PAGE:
News Release

For release: Dec. 6, 2002

Contacts:
Frank Messina, Air Quality Program, Bend, (541) 388-6146 x226
Phil Hodgen, Communications & Outreach, Pendleton (541) 278-4609

Asbestos Warning Posted at Former Burns Air Force Radar Station

DEQ, Public Health Services, EPA, Harney County And Landowner Collaborating to Assess and Address Risks

Citing potential health risks associated with suspected asbestos containing material, The Oregon Department of Environmental Quality (DEQ) posted “Danger Asbestos” and “Keep Out” signs November 7 at the former Burns Air Force Radar Station in southeast Oregon. DEQ strongly discourages trespassing at the site due to the risk of asbestos exposure.

Asbestos is a danger to public health and an air contaminant for which there is no known safe level of exposure. Asbestos fibers when inhaled remain in the body for years and are a respiratory hazard proven to cause lung cancer, mesothelioma and asbestos.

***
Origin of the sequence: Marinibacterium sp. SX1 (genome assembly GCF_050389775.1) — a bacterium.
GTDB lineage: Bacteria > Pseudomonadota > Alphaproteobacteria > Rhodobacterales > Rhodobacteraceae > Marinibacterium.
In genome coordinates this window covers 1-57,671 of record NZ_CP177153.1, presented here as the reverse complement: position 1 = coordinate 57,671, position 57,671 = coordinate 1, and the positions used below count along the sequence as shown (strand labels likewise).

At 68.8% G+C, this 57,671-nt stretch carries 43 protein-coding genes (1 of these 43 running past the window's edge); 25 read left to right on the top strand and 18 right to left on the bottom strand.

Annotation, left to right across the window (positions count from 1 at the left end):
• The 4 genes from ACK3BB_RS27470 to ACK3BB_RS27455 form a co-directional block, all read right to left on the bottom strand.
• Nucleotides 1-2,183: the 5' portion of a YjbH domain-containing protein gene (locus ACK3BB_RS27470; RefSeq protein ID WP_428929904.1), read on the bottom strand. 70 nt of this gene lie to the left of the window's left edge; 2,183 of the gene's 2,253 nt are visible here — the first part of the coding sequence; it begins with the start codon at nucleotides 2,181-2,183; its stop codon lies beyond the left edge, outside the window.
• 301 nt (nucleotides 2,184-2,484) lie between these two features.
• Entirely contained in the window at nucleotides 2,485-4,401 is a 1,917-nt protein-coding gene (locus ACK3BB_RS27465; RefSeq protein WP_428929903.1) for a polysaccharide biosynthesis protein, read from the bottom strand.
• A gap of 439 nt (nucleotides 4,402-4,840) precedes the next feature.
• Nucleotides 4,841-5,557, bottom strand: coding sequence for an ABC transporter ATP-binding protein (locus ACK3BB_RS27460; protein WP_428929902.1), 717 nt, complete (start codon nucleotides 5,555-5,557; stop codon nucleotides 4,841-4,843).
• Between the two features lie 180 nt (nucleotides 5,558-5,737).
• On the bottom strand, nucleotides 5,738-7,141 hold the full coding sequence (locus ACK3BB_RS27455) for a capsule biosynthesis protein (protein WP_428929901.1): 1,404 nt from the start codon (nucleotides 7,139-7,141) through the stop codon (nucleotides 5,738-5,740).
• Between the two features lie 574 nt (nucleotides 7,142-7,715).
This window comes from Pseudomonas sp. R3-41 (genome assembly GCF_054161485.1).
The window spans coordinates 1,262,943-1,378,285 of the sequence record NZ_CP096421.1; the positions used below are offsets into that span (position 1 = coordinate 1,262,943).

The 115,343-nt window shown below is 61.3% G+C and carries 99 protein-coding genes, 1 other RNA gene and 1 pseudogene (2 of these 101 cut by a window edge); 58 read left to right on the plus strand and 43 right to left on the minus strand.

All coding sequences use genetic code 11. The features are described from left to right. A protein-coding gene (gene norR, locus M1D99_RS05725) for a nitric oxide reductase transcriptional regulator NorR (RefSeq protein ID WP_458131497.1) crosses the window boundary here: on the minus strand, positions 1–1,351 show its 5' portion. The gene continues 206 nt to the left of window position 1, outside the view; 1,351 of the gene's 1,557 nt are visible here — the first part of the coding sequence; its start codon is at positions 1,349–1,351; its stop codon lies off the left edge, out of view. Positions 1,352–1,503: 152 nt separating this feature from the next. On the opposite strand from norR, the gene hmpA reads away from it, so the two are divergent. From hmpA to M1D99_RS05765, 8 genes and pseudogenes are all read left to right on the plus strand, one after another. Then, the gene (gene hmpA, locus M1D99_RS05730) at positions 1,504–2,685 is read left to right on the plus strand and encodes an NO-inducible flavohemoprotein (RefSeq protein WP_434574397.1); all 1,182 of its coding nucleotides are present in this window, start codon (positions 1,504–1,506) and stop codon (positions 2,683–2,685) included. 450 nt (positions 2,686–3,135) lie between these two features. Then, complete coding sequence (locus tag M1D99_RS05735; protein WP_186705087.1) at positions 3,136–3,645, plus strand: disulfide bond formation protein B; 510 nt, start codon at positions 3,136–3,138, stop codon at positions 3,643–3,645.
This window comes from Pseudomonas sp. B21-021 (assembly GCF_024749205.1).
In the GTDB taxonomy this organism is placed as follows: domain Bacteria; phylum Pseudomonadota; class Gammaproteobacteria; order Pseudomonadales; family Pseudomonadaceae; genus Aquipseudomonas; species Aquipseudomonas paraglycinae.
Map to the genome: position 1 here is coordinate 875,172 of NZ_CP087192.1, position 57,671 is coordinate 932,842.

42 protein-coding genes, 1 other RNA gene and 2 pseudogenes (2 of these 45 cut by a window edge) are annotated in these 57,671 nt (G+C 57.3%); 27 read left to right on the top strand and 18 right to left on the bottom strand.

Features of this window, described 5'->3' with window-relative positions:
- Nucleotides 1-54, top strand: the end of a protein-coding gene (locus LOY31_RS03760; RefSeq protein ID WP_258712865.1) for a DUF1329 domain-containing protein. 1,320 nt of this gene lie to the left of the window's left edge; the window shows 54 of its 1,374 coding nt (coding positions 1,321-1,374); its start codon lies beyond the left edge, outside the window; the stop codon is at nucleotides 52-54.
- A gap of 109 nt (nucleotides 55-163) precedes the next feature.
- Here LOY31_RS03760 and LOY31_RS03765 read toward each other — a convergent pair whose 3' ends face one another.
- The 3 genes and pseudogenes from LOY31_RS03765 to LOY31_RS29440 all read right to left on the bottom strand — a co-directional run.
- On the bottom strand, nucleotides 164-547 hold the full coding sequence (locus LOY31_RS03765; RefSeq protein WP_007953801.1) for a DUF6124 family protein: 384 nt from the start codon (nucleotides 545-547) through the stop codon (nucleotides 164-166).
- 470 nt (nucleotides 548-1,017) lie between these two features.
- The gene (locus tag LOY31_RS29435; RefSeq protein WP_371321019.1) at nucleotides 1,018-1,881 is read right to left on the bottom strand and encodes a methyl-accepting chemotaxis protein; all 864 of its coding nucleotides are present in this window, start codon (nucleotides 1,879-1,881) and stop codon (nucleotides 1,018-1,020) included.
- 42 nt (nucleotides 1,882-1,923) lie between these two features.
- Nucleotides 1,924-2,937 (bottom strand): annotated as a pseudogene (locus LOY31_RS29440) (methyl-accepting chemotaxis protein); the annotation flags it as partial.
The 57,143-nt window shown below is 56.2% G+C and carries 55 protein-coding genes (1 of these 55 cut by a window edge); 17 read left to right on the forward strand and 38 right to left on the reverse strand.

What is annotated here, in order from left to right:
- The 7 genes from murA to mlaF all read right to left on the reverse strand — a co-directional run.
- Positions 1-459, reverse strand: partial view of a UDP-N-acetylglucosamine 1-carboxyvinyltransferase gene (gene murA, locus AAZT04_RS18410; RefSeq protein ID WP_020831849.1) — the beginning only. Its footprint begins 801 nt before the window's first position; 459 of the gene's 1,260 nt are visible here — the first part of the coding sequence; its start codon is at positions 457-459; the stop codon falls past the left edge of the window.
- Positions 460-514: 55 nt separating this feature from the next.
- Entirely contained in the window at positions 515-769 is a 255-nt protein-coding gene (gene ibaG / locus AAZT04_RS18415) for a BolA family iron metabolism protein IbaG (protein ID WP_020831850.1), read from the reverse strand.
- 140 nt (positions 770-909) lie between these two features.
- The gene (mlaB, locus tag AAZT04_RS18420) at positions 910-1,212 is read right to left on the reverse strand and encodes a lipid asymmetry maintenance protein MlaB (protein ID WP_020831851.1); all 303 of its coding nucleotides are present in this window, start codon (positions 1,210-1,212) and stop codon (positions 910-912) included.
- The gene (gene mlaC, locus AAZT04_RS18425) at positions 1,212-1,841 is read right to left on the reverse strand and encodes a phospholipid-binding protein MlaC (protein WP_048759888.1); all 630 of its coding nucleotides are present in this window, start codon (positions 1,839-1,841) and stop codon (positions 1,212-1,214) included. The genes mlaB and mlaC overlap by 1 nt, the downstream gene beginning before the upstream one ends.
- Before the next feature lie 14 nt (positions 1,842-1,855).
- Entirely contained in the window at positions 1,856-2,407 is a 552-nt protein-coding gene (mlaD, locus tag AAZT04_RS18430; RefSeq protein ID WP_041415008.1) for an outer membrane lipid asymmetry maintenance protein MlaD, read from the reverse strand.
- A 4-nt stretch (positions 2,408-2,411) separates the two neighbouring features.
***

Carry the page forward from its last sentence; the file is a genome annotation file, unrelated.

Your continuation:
The one-time Defense Command compound overlooks the cities of Burns and Hines. Power generating and support facilities were constructed on a portion of the more than 40 acres purchased by the Department of Defense in the 1950s. In 1970, the property was designated as excess and slated for sale. Most of the site is currently in disrepair and under private ownership.

Asbestos containing material is defined as any material, including particulate matter that contains more than one-percent asbestos. A recent site inspection by DEQ determined the presence of suspected asbestos containing material consisting of piping insulation in poor condition, broken and burned floor tiles and cement asbestos board siding containing between five and ten percent asbestos.

In cooperation with the Environmental Protection Agency (EPA), Public Health Services, Harney County and the private property owner, DEQ is conducting an investigation to assess the risks to public health and the environment and possible removal options.

Return to DEQ Homepage
DEQ is a leader
in restoring, maintaining
and enhancing
the quality of Oregon’s air,
land and water.